The jewel in Wimbledons crown is undoubtedly the common the 1,000 acres of unenclosed open land that was the home of the famed Wombles and has the windmill as its focal point. On a sunny weekend, thousands of walkers and cyclists pass through, many visiting the Windmill Tearooms or museum. On the west side of Wimbledon Common, you can discover the pleasures of Cannizaro Park, which was once the garden of Cannizaro house now a hotel.
Ifyou could only do one thing on a weekend in Wimbledon, whatwould it be? E-mail email@example.com
Need to know:
Where to eat: If its good enough for Boris Becker, its got to be worth a try; give San Lorenzo a go on Wimbledon Hill Road.
Where to drink: Nearby Wandsworth was until recently home to Youngs brewery its site was said to be the oldest operational brewery in the country and there are still a host of great pubs in the area: the Rose and Crown, the Crooked Billet and the Dog and Fox are just a few of those worth a visit.
Something to take home: A souvenir from the All England Lawn Tennis Club.
Somewhere to stay: The Cannizaro House Hotel at Westside, Wimbledon Village, is a beautiful hotel with lovely restaurant and drawing room for coffee or afternoon tea.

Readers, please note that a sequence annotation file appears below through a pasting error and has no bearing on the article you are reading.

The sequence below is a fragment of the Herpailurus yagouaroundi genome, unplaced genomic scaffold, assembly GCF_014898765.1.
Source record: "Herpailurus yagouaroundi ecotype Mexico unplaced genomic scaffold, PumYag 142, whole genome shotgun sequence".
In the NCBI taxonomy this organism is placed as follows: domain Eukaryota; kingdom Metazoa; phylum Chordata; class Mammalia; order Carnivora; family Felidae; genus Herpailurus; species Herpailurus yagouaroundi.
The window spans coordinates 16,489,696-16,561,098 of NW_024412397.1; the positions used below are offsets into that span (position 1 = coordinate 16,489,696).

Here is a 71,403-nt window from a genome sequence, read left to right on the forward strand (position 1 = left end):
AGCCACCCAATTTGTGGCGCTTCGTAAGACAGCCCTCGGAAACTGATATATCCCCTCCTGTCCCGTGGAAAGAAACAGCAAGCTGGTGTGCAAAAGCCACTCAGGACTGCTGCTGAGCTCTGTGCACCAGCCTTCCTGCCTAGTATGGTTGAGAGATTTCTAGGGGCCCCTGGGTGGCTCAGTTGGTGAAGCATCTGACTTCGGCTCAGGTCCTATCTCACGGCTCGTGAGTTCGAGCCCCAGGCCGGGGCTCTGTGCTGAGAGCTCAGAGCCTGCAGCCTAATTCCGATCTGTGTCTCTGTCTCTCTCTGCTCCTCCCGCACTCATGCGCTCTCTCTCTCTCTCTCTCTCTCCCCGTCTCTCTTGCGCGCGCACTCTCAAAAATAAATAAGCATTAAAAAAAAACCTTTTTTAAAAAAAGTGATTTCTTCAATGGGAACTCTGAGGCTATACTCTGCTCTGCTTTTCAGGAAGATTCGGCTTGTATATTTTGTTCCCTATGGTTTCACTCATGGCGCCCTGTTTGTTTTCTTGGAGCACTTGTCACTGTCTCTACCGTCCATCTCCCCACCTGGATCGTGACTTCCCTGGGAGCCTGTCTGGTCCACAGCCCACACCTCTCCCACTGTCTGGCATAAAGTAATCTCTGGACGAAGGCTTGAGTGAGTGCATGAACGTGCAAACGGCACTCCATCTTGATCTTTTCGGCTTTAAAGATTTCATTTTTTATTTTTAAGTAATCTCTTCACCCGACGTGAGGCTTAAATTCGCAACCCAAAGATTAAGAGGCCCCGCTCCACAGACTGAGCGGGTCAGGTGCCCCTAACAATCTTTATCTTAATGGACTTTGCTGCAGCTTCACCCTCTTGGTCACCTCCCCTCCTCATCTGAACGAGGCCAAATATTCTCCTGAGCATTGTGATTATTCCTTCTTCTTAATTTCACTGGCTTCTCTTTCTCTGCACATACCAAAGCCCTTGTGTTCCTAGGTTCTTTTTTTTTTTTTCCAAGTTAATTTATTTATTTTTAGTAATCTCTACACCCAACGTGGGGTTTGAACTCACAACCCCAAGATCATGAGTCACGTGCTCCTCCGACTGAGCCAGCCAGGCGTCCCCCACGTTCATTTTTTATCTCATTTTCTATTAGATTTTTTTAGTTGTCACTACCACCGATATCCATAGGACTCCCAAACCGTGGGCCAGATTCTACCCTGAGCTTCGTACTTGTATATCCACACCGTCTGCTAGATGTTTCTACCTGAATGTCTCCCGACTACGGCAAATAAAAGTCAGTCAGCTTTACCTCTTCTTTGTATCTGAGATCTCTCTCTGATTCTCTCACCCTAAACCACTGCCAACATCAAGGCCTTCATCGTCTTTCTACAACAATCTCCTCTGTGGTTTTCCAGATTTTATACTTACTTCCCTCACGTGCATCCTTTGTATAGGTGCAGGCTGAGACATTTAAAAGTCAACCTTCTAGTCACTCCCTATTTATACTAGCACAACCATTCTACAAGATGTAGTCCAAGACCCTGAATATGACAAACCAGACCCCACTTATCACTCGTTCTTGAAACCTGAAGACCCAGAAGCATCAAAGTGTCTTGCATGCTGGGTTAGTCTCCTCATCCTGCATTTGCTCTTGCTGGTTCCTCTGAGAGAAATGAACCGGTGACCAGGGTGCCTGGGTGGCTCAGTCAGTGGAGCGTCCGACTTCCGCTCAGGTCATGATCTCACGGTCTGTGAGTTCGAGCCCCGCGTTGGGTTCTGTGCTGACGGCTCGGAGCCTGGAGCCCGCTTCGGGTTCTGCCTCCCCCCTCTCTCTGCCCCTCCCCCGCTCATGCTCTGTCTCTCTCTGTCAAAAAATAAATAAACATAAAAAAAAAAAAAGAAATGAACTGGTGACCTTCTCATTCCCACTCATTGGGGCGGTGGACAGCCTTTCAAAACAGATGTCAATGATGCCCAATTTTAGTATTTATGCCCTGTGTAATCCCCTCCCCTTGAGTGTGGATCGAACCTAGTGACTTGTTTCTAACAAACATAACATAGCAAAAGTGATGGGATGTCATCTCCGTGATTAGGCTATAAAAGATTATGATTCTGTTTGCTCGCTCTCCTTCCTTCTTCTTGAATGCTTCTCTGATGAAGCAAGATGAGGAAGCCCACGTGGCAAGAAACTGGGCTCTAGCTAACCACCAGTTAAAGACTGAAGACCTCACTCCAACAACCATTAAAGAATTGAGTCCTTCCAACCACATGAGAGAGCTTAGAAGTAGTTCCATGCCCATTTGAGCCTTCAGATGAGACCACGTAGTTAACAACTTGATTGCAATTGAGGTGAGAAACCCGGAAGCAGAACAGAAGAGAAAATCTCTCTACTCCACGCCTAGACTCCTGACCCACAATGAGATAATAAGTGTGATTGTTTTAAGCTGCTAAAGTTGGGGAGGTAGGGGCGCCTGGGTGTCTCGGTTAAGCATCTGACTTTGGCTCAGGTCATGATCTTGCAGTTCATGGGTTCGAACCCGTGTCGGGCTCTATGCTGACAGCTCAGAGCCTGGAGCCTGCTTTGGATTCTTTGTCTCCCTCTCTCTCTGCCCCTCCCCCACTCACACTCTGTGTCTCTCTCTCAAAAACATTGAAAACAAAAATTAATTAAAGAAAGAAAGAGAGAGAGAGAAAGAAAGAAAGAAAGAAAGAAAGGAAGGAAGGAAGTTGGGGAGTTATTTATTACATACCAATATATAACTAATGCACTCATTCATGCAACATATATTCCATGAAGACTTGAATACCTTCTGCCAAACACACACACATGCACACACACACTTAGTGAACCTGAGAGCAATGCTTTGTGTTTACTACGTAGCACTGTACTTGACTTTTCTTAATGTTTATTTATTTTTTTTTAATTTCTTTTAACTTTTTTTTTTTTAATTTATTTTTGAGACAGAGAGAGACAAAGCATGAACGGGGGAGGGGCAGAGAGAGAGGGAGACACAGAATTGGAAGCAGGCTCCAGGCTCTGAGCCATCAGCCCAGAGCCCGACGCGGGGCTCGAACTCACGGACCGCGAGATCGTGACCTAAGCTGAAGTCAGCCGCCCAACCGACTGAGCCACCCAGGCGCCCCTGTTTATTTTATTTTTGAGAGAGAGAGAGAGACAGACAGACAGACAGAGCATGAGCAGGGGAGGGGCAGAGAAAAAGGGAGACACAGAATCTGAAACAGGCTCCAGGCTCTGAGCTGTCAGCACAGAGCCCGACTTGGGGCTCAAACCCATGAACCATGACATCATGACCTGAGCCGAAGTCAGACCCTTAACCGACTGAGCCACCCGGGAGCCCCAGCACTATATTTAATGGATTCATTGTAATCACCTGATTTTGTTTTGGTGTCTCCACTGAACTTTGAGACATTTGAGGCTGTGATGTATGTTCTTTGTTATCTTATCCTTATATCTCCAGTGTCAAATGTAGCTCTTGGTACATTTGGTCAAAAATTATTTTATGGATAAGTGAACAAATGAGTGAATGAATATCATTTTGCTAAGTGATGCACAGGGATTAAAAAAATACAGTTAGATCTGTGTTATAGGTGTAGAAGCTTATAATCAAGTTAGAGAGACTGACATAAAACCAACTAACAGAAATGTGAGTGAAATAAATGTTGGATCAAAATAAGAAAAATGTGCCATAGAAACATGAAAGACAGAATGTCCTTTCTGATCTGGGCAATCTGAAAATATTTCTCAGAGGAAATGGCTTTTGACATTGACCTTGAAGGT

Top tip: Unfortunately, Wimbledons hidden historic gem, Southside House, in Woodhayes Road, suffered a fire in November but is set to reopen this year a not-to-be-missed house and garden that deserves to be supported.
Getting there: Wimbledon Station has both overground and underground (District Line) railway connections. Wimbledon Village is a short walk or taxi ride from the station. Alternatively, Wimbledon is easily accessible via the A3 parking is about standard for a major urban shopping centre.
Get in touch: with what you most love about Wimbledon and how youd spend your perfect weekend there at firstname.lastname@example.org
Next month: Godalming
Originally published in Surrey Life magazine June 2010
Wimbledon: where to eat, shop and visit
World-famous for its annual tennis championships, which take place later this month, Wimbledon is also a treasure trove of independent shops and bustling cosmopolitan life. Here, LAURA GODOLPHIN brings us the low-down on the area